Tuesday, May 18, 2010

Flower fly on thimbleberry, Discovery Park

Genus Sericomyia, I think.

Yellow-spotted millipede, Discovery Park

The bright colors on this glossy critter signal that it is poisonous. Poke one, and you're likely to get a whiff of almonds: the scent of cyanide. It's what allows the millipede to go about its business on the forest floor, without the tedious business of ducking under pieces of leaf litter. But poison gas hasn't stopped this one from picking up a passenger.

Salmonberries ripe, Discovery Park

... and I'm not the only mammal snacking on them.

Field trip afterglow with rufous hummingbird, Discovery Park

I'm still absorbing an amazing field trip I took on Saturday morning, led by Seattle Park ranger Penny Rose. The trip was part of a class on birding by ear, and she was a wonderful teacher. Rose is the kind of naturalist who can walk into a place and within seconds, can see and hear four times as many things as I could pick up in half an hour. I want to be just like her.
Among the sightings/hearings: 54 species, including four kinds of warbler and three kinds of flycatcher, three nests and the first Swainson's thrush song of the season. She also showed us through a trail I'd never tried before, but which will be one of my primary destinations in future. She calls it "bird alley."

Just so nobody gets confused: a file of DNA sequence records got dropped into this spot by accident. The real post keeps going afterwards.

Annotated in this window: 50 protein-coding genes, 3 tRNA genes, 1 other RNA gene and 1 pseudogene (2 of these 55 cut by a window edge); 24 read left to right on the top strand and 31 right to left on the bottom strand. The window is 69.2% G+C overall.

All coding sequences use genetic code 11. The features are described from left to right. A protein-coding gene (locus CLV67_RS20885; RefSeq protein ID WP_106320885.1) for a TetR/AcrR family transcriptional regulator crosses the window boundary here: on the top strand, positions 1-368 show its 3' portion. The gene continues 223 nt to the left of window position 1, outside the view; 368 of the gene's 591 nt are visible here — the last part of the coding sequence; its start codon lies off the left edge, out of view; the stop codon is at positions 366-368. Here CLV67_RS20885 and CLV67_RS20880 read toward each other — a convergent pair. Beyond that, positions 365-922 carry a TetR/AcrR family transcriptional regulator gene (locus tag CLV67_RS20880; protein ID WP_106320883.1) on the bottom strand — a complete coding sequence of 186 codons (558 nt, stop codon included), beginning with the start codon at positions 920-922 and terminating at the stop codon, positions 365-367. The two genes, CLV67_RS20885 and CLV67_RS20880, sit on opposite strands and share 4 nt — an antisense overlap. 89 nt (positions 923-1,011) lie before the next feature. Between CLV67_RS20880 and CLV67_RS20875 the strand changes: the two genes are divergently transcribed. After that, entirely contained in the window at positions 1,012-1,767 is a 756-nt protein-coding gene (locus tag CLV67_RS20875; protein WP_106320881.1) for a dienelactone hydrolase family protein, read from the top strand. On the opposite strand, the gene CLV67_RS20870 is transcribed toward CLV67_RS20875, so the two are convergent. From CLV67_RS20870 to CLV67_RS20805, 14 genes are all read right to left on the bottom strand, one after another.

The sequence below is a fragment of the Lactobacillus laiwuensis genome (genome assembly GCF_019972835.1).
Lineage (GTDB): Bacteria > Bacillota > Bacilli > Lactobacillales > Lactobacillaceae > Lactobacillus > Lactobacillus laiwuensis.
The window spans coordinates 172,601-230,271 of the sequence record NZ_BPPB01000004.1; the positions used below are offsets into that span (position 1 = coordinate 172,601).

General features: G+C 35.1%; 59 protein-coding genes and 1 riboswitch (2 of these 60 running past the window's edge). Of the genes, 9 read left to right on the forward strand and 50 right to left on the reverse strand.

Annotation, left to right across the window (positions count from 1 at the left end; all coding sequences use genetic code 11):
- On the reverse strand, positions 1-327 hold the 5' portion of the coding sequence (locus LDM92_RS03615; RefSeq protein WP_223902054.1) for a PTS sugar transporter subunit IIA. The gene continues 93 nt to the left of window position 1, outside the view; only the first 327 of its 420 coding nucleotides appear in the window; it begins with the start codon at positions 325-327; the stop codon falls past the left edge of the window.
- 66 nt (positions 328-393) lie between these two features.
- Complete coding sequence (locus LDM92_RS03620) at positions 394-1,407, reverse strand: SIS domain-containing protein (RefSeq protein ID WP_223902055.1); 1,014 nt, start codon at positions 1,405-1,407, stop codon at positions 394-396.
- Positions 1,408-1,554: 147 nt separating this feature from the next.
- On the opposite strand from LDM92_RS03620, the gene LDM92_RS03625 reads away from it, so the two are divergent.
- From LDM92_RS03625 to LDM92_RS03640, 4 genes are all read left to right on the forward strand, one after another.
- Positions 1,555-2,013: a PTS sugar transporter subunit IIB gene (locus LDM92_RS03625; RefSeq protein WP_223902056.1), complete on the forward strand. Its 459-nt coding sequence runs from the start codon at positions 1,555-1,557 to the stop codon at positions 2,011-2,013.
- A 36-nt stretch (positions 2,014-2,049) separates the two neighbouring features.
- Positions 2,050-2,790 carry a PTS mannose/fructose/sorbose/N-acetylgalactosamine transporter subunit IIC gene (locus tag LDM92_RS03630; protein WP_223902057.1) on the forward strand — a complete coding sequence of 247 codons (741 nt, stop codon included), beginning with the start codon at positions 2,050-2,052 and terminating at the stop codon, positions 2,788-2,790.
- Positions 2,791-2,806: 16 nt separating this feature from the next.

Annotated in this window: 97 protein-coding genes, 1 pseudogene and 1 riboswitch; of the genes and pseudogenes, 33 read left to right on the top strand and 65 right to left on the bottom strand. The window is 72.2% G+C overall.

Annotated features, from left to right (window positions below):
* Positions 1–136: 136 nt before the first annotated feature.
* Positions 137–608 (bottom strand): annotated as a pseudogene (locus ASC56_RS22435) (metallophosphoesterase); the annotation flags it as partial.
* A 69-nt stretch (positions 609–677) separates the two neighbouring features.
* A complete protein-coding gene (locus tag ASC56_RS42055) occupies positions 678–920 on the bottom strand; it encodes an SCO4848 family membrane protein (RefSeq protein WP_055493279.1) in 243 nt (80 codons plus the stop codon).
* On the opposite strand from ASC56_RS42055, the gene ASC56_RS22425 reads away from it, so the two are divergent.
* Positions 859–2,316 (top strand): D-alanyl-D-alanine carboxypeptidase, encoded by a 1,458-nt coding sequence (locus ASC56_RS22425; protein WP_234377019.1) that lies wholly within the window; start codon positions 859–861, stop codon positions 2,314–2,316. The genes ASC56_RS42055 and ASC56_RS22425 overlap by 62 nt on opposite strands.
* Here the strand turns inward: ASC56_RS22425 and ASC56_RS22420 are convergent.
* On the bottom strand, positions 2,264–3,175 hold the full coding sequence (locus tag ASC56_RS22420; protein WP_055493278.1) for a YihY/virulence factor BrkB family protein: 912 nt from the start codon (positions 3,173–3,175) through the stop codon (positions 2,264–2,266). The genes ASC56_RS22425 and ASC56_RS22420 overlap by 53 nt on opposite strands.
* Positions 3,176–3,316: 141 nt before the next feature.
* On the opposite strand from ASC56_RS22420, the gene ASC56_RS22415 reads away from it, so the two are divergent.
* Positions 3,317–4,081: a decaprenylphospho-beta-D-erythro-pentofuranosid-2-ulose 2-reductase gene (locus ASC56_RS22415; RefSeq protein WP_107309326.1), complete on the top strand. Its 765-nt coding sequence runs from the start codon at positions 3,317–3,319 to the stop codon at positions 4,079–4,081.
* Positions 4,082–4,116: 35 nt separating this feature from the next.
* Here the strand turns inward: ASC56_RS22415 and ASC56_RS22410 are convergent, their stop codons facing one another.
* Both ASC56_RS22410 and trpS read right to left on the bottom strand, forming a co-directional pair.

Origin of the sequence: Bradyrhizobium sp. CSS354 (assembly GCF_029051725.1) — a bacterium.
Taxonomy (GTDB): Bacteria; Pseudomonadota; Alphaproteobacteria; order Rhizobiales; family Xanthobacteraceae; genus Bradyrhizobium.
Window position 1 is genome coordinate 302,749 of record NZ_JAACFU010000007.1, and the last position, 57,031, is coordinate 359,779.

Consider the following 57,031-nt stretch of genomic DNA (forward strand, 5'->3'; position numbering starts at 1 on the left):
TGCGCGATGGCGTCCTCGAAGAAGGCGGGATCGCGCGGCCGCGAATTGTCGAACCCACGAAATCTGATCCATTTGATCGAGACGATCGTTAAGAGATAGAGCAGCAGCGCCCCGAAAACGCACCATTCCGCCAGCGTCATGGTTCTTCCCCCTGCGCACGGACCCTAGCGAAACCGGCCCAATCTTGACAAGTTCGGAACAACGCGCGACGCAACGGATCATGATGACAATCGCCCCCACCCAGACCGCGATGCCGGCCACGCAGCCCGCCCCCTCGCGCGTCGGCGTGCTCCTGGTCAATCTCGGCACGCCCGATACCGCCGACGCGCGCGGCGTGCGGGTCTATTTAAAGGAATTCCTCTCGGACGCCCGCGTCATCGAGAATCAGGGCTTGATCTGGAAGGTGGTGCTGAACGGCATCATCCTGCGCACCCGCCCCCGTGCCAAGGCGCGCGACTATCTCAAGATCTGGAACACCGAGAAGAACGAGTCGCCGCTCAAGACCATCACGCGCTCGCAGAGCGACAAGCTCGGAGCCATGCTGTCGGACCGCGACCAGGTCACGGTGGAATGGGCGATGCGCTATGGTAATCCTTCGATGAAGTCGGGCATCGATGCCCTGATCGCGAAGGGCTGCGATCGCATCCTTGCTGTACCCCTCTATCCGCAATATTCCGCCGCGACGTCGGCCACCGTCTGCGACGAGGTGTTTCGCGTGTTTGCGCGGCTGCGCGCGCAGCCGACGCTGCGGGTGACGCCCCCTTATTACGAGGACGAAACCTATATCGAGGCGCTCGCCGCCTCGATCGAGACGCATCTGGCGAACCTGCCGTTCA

Here's one of the characters you can find there.

We don't see many rufous hummingbirds in Seattle. It's possible that the city-loving Anna's Hummingbirds, who live here year round, make it hard for the migratory rufous hummingbirds to find niches. But this fellow is sitting pretty, guarding a territory that includes the big fireweed patch in the south meadow.

Wednesday, May 12, 2010

Spring cleaning, Montlake Fill

Big bleached snag, tree swallow singing away from a high branch, and in one of the holes, a tail.

There you are.

And drop the sawdust away from the hole.

A pair of chickadees were taking turns at this, flying in, taking out stuff, dropping it, preening, and flying in again.